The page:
The bread subsidy came under heavy fire from economists, officials, and the public for the huge waste of public funds it involved, in short summed up as “the subsidy does not go to those who really need it.” The waste was estimated to cost the government a 20 to 25 per cent loss on the budget for bread subsidy.
Tall order
It was inevitable that a new system should be set up, a system that would put an end to the waste and save funds, consequently leading to lower subsidy.
Yet untenable promises and innumerable plans put forward by officials over time meant that enhancing Egypt’s bread subsidy system and improving bread quality was a tall order. At this point in time, however, with the country in the wake of the Arab Spring revolution that has heavily depleted Egypt’s financial resources and ground the economy to an almost stand-still, it has become increasingly pressing to find a way out of the bread subsidy dilemma.
A recent decision by the Ministry of Supply and Foreign Trade may be the answer to the bread subsidy predicament. The plan is for the government to sell flour to the bakeries at its actual price and subsidise the final product, the loaf of bread which would still sell at 5 Piastres, instead of the original system of subsidising the flour. The system has already been implemented in the Suez Canal towns of Port Said, Suez and Islmailiya, where the public buy the bread from the bakeries using smart ration cards. That way the number of subsidised loaves sold to the public can be easily monitored, and the government pays only for that bread.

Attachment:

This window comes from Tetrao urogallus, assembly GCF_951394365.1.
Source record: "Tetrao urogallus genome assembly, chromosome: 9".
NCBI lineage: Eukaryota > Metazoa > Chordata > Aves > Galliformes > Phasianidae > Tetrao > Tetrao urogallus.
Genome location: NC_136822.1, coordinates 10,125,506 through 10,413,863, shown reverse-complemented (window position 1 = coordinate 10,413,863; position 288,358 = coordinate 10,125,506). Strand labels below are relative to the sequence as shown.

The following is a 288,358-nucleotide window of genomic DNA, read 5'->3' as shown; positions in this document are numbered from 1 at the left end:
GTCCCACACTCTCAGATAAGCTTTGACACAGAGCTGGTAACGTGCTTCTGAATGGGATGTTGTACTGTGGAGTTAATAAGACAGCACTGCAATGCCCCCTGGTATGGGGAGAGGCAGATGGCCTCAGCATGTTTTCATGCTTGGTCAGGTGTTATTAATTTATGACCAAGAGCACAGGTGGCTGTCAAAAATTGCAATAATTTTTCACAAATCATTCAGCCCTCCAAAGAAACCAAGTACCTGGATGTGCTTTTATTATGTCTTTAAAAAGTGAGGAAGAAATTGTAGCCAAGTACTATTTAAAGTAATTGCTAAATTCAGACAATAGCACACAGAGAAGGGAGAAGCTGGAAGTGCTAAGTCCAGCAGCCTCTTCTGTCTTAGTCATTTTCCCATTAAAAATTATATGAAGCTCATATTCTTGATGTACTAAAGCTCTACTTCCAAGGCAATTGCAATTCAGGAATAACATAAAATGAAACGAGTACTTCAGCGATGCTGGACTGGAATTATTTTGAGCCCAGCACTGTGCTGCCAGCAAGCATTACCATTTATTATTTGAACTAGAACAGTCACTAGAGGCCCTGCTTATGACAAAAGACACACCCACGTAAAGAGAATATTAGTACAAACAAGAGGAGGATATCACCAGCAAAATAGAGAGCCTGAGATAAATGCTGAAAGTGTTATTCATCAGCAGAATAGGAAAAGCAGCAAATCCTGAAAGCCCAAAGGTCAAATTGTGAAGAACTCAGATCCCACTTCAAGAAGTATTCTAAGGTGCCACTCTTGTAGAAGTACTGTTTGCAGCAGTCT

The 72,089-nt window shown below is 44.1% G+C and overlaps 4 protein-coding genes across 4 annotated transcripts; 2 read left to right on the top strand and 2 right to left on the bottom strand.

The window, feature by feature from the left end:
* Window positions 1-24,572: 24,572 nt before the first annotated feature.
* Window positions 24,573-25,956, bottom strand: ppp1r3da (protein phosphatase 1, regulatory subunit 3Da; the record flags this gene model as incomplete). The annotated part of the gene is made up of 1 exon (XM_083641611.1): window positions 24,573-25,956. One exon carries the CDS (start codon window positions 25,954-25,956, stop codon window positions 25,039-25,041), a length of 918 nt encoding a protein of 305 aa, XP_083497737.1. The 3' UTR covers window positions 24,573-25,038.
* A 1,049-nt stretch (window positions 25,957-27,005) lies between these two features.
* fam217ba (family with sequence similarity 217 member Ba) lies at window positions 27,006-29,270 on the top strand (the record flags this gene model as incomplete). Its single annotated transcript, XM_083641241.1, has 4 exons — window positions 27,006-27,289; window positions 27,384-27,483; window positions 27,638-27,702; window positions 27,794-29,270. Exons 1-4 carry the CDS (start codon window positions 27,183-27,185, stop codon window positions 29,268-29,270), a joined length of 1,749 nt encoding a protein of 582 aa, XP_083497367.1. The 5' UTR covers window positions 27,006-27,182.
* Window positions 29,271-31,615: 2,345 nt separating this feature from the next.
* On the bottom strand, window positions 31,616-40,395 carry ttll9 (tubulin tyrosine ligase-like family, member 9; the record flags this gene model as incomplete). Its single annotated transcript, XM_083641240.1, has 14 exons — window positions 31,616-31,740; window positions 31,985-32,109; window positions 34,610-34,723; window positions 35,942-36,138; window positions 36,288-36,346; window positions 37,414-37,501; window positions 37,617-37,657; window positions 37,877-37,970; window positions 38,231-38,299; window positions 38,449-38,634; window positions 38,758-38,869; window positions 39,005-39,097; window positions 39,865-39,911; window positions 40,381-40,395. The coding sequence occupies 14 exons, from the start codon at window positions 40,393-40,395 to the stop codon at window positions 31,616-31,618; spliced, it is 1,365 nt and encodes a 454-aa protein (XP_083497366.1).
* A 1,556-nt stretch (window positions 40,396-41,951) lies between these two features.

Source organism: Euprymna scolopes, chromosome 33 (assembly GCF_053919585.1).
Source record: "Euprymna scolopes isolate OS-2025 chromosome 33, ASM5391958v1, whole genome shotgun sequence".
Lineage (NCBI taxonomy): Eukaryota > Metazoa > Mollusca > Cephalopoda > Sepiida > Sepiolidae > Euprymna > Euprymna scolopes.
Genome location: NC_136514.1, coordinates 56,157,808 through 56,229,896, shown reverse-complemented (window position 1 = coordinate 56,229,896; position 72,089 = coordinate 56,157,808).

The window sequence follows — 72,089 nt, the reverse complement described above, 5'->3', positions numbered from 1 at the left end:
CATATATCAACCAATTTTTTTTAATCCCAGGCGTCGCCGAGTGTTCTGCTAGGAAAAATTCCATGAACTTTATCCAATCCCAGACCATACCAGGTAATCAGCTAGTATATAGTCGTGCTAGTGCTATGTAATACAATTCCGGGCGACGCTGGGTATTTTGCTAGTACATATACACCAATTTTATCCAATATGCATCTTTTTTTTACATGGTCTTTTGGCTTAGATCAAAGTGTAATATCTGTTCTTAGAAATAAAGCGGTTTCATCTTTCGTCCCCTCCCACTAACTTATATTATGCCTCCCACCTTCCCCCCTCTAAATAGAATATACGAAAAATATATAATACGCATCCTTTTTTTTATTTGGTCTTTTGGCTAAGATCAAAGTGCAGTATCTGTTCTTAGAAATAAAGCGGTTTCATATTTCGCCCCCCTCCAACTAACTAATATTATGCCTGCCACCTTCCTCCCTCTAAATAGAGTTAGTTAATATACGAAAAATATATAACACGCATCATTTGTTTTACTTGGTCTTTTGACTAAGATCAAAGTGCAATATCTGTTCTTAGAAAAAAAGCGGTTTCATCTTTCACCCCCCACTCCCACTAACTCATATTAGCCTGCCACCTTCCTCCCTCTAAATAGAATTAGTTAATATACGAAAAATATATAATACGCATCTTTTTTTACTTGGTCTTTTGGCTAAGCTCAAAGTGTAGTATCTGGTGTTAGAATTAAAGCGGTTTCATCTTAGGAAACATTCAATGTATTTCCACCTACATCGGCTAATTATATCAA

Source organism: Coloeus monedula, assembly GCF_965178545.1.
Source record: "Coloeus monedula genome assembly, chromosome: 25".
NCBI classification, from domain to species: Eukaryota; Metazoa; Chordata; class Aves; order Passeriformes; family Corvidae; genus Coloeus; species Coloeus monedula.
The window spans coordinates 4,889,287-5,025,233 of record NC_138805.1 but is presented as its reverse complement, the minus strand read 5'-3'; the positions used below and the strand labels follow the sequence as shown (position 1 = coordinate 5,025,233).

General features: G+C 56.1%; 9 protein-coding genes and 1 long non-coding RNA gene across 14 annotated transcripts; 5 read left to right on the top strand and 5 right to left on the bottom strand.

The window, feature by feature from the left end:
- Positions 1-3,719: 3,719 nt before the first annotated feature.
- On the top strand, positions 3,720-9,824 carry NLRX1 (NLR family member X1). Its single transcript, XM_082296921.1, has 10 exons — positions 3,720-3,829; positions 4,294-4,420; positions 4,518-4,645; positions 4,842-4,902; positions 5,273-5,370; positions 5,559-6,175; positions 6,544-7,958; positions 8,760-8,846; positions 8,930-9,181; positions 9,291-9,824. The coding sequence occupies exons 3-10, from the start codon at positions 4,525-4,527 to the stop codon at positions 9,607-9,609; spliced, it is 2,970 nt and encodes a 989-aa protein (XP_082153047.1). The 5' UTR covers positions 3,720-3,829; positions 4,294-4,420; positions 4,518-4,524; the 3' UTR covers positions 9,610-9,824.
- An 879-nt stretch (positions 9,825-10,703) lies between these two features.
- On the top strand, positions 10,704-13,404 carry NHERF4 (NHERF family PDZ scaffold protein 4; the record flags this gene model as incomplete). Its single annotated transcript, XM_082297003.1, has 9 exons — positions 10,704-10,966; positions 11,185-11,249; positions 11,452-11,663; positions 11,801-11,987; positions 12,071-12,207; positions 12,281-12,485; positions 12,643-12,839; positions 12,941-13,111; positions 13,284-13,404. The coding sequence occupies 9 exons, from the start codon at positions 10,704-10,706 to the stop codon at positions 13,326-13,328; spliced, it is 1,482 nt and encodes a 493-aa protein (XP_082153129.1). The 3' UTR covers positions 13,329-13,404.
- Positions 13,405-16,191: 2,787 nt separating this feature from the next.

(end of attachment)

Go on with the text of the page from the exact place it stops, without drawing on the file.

It’s all about going smart
So far, the system implemented in the Suez Canal towns has been a success. The plan is to extend it within three months throughout the whole of Egypt.
The public have been issued smart ration cards to buy bread directly from bakeries at the official price of 5 Piastres a loaf. Those not entitled to the ‘normal’ ration cards through which quotas of various basic foods are issued to the holder at subsidised prices, are issued a smart card only for the purchase of subsidised bread. The Ministry of Supply is also issuing special cards for institutions that need large rations of bread such as hospitals and orphanages. 
The Minister of Supply Khaled Hanafi reassured Egyptians at large that each smart card is assigned a more-than-sufficient monthly ration of bread according to the number of family members. “The card holder is allowed to take his monthly ration on a daily basis or take the entire monthly ration in a single day,” the minister said. “The number of loaves will be counted on the card as points. If an individual manages not to use his entire monthly ration of bread, he will save points which can be exchanged for free commodities such as dairy products, sugar, tea or oil from grocery stores. These free commodities gained through the point system would not prevent citizens from obtaining their monthly ration of groceries through the normal smart card.”